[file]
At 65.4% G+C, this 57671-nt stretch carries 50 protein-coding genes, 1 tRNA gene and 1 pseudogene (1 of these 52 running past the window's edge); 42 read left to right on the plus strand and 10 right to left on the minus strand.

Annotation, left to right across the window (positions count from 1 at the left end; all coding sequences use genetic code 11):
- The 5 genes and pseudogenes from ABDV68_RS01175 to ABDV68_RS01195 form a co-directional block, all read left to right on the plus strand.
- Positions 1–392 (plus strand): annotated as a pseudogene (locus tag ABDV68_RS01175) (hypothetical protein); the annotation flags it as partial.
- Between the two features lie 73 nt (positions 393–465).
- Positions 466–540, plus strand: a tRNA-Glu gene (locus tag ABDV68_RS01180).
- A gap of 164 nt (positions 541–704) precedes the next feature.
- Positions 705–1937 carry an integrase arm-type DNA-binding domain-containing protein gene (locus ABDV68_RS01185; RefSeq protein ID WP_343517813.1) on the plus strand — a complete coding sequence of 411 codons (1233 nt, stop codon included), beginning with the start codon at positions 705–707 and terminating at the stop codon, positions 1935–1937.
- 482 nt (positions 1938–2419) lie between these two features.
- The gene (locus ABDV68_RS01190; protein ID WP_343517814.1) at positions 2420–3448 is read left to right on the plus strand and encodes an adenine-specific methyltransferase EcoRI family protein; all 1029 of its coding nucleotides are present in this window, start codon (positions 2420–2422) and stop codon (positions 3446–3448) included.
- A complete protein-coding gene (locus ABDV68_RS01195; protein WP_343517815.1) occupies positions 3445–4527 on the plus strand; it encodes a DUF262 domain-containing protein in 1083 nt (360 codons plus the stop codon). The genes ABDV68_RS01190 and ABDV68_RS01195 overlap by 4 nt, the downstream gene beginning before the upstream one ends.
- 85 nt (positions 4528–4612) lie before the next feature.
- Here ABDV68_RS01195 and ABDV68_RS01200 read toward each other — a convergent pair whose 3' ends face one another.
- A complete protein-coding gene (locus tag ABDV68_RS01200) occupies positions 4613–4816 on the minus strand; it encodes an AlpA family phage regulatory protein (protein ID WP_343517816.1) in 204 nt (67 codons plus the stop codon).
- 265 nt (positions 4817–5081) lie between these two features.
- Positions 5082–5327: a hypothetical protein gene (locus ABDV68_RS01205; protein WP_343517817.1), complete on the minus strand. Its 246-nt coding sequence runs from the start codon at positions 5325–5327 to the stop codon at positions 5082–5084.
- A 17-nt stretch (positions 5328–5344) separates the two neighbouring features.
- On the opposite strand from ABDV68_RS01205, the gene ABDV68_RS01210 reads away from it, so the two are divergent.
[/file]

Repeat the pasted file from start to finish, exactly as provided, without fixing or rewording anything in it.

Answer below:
At 65.4% G+C, this 57671-nt stretch carries 50 protein-coding genes, 1 tRNA gene and 1 pseudogene (1 of these 52 running past the window's edge); 42 read left to right on the plus strand and 10 right to left on the minus strand.

Annotation, left to right across the window (positions count from 1 at the left end; all coding sequences use genetic code 11):
- The 5 genes and pseudogenes from ABDV68_RS01175 to ABDV68_RS01195 form a co-directional block, all read left to right on the plus strand.
- Positions 1–392 (plus strand): annotated as a pseudogene (locus tag ABDV68_RS01175) (hypothetical protein); the annotation flags it as partial.
- Between the two features lie 73 nt (positions 393–465).
- Positions 466–540, plus strand: a tRNA-Glu gene (locus tag ABDV68_RS01180).
- A gap of 164 nt (positions 541–704) precedes the next feature.
- Positions 705–1937 carry an integrase arm-type DNA-binding domain-containing protein gene (locus ABDV68_RS01185; RefSeq protein ID WP_343517813.1) on the plus strand — a complete coding sequence of 411 codons (1233 nt, stop codon included), beginning with the start codon at positions 705–707 and terminating at the stop codon, positions 1935–1937.
- 482 nt (positions 1938–2419) lie between these two features.
- The gene (locus ABDV68_RS01190; protein ID WP_343517814.1) at positions 2420–3448 is read left to right on the plus strand and encodes an adenine-specific methyltransferase EcoRI family protein; all 1029 of its coding nucleotides are present in this window, start codon (positions 2420–2422) and stop codon (positions 3446–3448) included.
- A complete protein-coding gene (locus ABDV68_RS01195; protein WP_343517815.1) occupies positions 3445–4527 on the plus strand; it encodes a DUF262 domain-containing protein in 1083 nt (360 codons plus the stop codon). The genes ABDV68_RS01190 and ABDV68_RS01195 overlap by 4 nt, the downstream gene beginning before the upstream one ends.
- 85 nt (positions 4528–4612) lie before the next feature.
- Here ABDV68_RS01195 and ABDV68_RS01200 read toward each other — a convergent pair whose 3' ends face one another.
- A complete protein-coding gene (locus tag ABDV68_RS01200) occupies positions 4613–4816 on the minus strand; it encodes an AlpA family phage regulatory protein (protein ID WP_343517816.1) in 204 nt (67 codons plus the stop codon).
- 265 nt (positions 4817–5081) lie between these two features.
- Positions 5082–5327: a hypothetical protein gene (locus ABDV68_RS01205; protein WP_343517817.1), complete on the minus strand. Its 246-nt coding sequence runs from the start codon at positions 5325–5327 to the stop codon at positions 5082–5084.
- A 17-nt stretch (positions 5328–5344) separates the two neighbouring features.
- On the opposite strand from ABDV68_RS01205, the gene ABDV68_RS01210 reads away from it, so the two are divergent.